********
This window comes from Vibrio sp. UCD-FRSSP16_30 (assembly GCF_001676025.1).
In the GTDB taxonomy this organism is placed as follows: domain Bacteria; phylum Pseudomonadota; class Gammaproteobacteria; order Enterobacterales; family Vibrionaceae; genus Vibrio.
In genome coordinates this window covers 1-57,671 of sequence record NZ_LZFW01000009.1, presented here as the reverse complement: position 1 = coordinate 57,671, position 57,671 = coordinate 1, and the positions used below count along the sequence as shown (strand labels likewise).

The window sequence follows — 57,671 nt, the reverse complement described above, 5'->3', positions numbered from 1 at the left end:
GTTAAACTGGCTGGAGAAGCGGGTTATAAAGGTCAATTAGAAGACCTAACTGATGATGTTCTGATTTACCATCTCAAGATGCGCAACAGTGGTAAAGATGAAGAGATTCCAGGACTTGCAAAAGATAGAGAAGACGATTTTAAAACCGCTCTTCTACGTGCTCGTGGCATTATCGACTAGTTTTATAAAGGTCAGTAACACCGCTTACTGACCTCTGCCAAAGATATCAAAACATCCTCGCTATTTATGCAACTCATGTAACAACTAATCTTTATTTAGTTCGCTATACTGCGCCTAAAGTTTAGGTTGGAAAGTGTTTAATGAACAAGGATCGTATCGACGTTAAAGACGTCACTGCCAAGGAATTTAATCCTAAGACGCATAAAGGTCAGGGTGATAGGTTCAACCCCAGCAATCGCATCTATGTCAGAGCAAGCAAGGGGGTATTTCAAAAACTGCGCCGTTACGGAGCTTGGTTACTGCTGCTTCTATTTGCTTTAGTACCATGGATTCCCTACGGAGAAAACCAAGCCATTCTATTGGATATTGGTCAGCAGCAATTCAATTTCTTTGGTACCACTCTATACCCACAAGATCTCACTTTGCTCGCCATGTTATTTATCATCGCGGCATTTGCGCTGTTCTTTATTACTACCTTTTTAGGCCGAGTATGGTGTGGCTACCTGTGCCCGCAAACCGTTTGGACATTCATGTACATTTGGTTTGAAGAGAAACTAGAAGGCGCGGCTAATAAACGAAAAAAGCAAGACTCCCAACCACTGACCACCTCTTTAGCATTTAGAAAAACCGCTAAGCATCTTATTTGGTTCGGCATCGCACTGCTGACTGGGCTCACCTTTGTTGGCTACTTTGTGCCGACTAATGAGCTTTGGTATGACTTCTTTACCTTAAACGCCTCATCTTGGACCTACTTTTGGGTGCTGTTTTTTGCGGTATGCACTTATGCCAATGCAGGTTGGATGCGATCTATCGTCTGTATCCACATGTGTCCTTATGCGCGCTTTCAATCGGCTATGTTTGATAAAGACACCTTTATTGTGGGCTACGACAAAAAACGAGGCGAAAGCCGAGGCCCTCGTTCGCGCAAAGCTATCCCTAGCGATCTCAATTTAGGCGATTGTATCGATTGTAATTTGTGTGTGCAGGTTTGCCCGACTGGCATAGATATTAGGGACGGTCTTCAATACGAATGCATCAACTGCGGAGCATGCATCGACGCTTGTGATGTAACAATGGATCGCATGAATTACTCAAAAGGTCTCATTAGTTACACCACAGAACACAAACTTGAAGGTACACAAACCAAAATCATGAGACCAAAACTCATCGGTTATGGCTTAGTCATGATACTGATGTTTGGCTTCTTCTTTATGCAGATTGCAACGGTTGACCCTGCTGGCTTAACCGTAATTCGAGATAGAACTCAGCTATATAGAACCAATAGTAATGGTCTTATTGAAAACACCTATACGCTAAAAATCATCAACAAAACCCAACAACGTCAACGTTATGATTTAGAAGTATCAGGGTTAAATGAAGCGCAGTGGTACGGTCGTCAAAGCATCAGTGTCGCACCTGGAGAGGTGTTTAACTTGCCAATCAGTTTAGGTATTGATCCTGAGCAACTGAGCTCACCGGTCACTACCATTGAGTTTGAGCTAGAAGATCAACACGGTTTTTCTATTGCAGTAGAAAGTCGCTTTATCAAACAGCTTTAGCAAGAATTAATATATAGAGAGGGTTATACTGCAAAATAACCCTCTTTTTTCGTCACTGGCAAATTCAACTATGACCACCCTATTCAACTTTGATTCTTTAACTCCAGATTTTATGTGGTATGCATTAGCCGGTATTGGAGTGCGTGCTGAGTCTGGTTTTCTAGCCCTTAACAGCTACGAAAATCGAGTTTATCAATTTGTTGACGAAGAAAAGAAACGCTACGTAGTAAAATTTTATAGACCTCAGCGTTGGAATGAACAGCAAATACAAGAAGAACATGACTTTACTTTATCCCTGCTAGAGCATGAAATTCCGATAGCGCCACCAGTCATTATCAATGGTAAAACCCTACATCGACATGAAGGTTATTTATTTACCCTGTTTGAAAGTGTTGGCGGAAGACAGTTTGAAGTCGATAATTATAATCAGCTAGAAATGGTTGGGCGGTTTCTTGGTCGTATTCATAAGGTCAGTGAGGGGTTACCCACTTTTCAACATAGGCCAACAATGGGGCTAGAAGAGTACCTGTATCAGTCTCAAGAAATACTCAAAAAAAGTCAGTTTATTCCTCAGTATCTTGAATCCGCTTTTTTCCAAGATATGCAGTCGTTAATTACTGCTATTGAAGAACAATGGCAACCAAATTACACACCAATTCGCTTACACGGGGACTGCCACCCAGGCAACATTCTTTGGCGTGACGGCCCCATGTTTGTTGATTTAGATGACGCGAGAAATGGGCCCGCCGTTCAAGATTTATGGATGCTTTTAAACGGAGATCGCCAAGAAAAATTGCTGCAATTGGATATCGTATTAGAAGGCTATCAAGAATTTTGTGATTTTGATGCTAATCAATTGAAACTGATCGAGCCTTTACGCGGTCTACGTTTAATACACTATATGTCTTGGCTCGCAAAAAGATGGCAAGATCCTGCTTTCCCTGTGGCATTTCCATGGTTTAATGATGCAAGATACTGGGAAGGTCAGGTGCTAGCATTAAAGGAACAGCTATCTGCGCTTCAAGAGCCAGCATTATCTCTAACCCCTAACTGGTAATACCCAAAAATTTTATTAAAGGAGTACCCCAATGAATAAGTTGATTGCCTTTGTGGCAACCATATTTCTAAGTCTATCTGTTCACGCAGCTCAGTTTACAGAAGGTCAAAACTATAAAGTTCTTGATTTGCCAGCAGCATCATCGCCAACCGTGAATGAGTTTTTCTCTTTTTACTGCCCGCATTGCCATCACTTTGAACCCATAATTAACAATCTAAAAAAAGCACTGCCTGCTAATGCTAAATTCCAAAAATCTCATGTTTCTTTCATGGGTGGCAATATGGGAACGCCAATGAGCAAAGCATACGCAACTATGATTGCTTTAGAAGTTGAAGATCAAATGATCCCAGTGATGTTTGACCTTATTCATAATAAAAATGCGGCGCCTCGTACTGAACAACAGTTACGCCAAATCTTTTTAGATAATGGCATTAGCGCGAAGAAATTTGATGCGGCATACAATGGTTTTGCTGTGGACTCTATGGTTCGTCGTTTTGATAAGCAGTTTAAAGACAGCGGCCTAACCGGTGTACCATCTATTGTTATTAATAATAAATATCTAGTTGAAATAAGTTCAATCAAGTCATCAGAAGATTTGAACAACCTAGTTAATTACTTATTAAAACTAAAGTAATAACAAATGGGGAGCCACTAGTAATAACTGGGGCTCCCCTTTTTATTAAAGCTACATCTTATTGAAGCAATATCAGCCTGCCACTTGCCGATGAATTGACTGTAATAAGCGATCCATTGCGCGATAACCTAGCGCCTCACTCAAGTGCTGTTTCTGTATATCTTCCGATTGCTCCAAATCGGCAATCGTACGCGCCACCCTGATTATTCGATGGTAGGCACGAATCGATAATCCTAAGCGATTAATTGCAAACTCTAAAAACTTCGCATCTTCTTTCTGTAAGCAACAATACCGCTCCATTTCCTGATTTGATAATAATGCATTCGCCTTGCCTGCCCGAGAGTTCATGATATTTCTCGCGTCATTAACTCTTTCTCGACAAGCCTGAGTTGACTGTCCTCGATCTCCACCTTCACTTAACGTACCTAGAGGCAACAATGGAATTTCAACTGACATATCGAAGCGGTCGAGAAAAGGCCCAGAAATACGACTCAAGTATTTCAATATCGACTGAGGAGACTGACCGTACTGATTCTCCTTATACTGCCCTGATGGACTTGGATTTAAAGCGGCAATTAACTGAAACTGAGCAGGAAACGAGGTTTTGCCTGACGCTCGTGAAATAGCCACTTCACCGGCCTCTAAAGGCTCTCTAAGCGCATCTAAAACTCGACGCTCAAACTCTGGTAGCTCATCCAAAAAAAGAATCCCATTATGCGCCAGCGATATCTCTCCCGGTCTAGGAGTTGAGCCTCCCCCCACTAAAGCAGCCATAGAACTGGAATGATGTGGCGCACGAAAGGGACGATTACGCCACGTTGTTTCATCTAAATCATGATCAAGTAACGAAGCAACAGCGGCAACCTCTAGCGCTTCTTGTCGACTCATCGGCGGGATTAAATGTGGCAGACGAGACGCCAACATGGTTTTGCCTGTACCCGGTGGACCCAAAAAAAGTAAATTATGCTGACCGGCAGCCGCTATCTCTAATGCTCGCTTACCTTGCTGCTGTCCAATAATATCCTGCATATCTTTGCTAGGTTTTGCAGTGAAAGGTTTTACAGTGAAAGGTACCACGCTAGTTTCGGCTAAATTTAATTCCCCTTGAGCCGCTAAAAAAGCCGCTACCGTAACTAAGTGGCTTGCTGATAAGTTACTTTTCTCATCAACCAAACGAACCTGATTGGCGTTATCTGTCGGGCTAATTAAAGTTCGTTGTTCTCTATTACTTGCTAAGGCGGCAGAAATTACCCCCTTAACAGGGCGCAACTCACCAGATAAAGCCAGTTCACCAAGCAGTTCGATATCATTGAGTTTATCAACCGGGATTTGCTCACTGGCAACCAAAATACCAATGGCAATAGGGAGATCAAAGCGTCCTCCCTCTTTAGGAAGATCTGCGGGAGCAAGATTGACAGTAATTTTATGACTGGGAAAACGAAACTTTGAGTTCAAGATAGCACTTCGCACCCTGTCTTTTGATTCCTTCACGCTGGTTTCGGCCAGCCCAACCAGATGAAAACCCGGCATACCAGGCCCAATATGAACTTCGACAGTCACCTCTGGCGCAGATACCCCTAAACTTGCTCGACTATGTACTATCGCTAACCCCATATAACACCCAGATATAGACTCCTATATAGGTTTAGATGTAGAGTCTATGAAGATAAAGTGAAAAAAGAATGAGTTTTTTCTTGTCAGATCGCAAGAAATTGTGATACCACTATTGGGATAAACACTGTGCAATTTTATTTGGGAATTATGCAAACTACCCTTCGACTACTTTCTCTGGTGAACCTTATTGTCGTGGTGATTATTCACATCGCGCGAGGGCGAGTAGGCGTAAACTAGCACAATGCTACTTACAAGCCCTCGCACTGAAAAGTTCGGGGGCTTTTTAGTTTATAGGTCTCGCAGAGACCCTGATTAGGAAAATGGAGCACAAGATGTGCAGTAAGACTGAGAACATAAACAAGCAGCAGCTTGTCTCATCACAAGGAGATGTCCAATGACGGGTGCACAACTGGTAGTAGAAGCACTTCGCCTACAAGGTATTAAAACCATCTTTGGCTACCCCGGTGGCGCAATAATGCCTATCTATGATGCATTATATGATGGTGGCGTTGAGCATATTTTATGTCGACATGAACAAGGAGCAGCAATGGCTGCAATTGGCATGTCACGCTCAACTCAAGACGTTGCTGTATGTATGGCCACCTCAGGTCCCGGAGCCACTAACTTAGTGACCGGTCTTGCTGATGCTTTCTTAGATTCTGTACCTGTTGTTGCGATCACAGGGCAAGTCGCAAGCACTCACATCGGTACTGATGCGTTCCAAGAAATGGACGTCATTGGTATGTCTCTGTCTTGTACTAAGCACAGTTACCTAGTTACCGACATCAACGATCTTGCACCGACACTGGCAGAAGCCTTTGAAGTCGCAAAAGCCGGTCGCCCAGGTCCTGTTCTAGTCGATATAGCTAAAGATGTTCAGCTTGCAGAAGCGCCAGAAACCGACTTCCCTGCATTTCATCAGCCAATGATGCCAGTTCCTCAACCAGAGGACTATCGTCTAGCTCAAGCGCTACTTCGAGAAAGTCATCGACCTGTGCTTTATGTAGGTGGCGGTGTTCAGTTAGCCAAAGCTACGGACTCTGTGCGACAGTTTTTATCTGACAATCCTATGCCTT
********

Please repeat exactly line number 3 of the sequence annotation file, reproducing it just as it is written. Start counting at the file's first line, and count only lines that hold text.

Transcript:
In genome coordinates this window covers 1-57,671 of sequence record NZ_LZFW01000009.1, presented here as the reverse complement: position 1 = coordinate 57,671, position 57,671 = coordinate 1, and the positions used below count along the sequence as shown (strand labels likewise).